In most of those cases, the person started breathing again, revived by a drug that came into routine use in the suburbs beginning four years ago and still seems miraculous to those who are alive because of it, and to their families.
Yet, even as hundreds were saved, hundreds continue to die in the suburbs.
As a way to take the next step toward reducing the tide of opioid deaths, some experts are zeroing in on what happens after someone is revived. Naloxone does not cure addiction, they pointed out to the Daily Herald's Marie Wilson in her story on Sunday.
"An hour or two later, the cravings return. We've got to find out how to identify people and treat them so they don't take that next deadly hit," Dr. Michael Wahl, medical director of the Illinois Poison Center, said.
We echo that call for heightened intervention beginning in the first hours after an addict arrives by ambulance at a suburban ER. Often addicts are stabilized and, when no longer acutely ill, sent home.
Hospitals like Advocate Good Samaritan in Downers Grove are working on procedures to pair an addiction specialist with revived overdose patients in the emergency department, with a goal of linking patients to an outpatient clinic where they can start medication-assisted treatment.
The DuPage County sheriff's office has begun sending deputies with clinicians to follow up with people who have been revived.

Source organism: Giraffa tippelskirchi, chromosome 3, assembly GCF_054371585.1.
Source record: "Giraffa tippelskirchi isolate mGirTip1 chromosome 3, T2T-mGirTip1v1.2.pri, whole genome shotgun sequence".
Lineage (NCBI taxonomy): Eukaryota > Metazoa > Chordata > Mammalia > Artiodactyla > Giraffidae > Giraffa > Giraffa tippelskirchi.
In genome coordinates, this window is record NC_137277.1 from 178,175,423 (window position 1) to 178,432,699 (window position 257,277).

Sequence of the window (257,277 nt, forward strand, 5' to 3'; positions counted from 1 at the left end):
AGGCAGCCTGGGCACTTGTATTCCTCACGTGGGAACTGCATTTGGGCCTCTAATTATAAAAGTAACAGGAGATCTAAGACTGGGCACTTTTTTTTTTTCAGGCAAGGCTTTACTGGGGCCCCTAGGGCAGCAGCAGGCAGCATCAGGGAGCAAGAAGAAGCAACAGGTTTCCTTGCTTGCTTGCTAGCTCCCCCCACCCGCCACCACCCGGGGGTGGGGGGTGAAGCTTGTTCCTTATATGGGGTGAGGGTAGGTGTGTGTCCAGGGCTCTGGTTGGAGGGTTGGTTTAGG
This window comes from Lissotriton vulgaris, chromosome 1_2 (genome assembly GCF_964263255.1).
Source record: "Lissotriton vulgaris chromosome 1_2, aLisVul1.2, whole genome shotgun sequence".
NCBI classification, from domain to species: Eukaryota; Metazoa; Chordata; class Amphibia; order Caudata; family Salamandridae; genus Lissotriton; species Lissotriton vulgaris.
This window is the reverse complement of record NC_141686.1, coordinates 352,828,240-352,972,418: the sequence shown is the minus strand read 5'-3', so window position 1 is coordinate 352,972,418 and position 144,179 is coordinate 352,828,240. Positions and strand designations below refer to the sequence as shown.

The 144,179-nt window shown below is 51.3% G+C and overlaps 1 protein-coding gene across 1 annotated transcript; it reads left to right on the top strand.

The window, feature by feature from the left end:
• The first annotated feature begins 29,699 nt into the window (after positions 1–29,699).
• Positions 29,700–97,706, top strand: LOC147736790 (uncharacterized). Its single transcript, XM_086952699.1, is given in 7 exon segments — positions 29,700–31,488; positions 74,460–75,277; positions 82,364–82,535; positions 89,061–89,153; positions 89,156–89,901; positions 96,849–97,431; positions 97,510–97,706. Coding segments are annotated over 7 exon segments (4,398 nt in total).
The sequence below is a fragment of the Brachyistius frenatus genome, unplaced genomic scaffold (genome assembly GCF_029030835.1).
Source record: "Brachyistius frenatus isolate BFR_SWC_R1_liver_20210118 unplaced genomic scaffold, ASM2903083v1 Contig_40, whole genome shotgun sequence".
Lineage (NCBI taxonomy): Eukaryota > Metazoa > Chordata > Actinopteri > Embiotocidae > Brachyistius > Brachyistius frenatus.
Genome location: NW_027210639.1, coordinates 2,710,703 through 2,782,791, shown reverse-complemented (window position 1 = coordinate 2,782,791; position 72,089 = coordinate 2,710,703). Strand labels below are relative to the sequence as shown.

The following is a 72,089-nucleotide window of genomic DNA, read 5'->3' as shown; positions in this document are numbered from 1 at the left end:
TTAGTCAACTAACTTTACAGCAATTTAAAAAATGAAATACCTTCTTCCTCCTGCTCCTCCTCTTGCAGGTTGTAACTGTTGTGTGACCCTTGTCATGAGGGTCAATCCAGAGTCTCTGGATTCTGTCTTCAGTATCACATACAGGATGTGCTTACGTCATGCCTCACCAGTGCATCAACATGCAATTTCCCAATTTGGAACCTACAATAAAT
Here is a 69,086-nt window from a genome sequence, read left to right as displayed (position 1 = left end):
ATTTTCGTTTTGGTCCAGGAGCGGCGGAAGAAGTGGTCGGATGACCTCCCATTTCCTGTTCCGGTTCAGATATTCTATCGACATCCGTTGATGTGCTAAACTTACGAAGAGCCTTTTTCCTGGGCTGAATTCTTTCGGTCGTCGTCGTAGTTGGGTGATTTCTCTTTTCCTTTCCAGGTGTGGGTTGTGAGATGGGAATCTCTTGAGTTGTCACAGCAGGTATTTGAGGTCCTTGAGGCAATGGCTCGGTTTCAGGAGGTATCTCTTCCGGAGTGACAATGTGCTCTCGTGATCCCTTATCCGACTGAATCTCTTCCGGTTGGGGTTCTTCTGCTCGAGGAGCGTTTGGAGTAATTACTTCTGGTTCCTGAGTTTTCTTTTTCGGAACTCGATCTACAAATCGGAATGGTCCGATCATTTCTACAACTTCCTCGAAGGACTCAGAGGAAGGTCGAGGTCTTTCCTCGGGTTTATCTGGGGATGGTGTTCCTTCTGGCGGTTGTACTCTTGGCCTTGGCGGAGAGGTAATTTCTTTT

It's an obvious strategy, though with some hurdles. Treatment programs are in short supply and medication-assisted treatment can be controversial. Yet, in an election year when every candidate is introducing a plan to deal with opioid addiction, let's make this an area where we can progress.
At the same time, we need more consistent and complete collection and sharing of data about how well interventions work and about the naloxone programs themselves. Many jurisdictions in the suburbs are tracking naloxone doses administered and how many result in survival, but they rarely chart the number of people who are revived repeatedly.
It's thought to be a minority -- Lake County Coroner Howard Cooper says 175 to 200 individuals were treated in the county's 223 naloxone uses -- but getting the exact data is an important part of understanding the opioid addiction epidemic and the ways to stop it.